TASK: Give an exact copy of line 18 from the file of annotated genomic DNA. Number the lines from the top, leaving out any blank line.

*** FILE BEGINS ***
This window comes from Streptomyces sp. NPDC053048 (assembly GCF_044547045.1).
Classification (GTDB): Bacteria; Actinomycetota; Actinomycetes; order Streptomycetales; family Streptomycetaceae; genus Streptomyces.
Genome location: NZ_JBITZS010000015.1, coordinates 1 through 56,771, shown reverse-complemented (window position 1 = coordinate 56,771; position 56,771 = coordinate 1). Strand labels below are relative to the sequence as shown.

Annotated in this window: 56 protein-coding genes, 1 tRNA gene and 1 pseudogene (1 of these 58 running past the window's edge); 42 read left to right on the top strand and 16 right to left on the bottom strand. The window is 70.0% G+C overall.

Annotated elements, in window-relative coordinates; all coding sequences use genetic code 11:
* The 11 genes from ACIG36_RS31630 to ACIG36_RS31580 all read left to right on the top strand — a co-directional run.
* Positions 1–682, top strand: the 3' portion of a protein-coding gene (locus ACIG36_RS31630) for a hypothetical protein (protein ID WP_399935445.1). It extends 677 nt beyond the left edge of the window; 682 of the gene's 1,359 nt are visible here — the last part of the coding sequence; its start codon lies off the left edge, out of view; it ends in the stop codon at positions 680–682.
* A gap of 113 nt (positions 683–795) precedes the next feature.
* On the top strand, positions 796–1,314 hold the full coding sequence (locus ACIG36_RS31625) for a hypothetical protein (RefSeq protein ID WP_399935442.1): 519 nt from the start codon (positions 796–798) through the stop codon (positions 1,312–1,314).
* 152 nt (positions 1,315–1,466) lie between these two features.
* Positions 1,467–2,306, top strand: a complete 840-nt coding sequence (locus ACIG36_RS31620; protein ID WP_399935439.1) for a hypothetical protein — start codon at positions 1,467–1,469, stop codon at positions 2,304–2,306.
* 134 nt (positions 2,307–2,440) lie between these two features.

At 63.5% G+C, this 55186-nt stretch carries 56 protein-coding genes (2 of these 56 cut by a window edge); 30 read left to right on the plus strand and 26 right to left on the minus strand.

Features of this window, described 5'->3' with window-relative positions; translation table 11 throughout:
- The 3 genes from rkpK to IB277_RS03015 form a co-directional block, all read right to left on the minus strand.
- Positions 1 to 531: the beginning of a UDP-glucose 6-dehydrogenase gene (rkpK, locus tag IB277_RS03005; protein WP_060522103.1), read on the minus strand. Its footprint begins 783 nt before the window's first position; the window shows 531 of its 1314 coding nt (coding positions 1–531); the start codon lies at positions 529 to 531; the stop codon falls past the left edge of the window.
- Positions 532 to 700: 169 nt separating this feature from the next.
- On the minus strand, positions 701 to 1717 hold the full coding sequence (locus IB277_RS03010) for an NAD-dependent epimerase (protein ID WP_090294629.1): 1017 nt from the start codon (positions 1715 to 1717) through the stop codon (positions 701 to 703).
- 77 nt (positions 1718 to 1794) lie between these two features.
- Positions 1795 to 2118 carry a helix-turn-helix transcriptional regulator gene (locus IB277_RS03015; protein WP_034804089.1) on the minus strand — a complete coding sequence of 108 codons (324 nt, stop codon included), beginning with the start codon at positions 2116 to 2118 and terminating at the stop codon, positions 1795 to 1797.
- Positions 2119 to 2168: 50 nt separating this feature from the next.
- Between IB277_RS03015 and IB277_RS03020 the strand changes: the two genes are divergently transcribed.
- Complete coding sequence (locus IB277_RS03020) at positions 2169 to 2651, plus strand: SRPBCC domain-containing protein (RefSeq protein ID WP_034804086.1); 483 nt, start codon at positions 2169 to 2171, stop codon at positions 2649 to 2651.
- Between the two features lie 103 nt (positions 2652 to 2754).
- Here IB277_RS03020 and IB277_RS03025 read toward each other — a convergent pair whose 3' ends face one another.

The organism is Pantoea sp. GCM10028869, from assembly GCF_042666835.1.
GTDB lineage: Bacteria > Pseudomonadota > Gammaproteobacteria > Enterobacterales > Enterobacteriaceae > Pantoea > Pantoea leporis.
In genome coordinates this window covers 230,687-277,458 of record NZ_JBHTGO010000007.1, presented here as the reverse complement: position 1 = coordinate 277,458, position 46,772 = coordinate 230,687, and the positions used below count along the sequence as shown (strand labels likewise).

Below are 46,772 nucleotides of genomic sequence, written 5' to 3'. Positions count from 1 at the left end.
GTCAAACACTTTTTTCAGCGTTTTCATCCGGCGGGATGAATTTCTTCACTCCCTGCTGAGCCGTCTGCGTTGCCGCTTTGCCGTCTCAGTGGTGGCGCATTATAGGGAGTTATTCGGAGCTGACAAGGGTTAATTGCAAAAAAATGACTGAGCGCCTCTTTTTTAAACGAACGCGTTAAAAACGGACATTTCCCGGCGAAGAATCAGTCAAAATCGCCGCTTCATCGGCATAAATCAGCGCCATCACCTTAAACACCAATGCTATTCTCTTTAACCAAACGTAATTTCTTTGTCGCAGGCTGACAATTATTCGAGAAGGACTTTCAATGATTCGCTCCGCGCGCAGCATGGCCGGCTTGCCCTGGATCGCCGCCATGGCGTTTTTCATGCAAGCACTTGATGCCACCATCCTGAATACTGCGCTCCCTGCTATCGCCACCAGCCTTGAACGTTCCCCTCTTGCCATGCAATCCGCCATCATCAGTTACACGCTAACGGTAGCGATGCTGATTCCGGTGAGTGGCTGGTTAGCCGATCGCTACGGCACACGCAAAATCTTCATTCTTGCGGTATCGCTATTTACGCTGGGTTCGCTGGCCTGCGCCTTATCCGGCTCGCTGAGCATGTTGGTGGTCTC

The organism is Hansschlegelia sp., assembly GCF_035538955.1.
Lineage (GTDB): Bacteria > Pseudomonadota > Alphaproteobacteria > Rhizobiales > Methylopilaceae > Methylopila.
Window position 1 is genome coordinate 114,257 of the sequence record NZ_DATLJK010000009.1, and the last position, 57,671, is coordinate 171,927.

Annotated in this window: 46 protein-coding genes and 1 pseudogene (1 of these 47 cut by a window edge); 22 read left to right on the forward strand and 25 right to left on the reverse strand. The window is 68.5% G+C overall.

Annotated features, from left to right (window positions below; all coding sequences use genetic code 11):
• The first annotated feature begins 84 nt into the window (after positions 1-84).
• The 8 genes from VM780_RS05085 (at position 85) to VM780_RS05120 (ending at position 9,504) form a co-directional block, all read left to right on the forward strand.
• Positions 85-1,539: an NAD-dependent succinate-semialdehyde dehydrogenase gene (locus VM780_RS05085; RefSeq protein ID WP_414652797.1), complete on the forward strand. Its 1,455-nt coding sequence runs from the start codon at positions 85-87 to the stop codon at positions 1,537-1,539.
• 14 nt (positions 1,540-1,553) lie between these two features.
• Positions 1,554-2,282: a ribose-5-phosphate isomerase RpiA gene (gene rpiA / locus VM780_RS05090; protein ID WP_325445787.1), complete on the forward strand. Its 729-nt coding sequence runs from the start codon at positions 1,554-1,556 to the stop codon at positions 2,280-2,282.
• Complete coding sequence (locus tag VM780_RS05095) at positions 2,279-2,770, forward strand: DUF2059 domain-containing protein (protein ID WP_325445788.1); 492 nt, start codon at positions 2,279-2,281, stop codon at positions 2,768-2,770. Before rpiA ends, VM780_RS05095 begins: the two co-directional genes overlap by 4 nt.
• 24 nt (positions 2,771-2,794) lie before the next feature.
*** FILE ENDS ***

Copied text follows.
- On the minus strand, positions 701 to 1717 hold the full coding sequence (locus IB277_RS03010) for an NAD-dependent epimerase (protein ID WP_090294629.1): 1017 nt from the start codon (positions 1715 to 1717) through the stop codon (positions 701 to 703).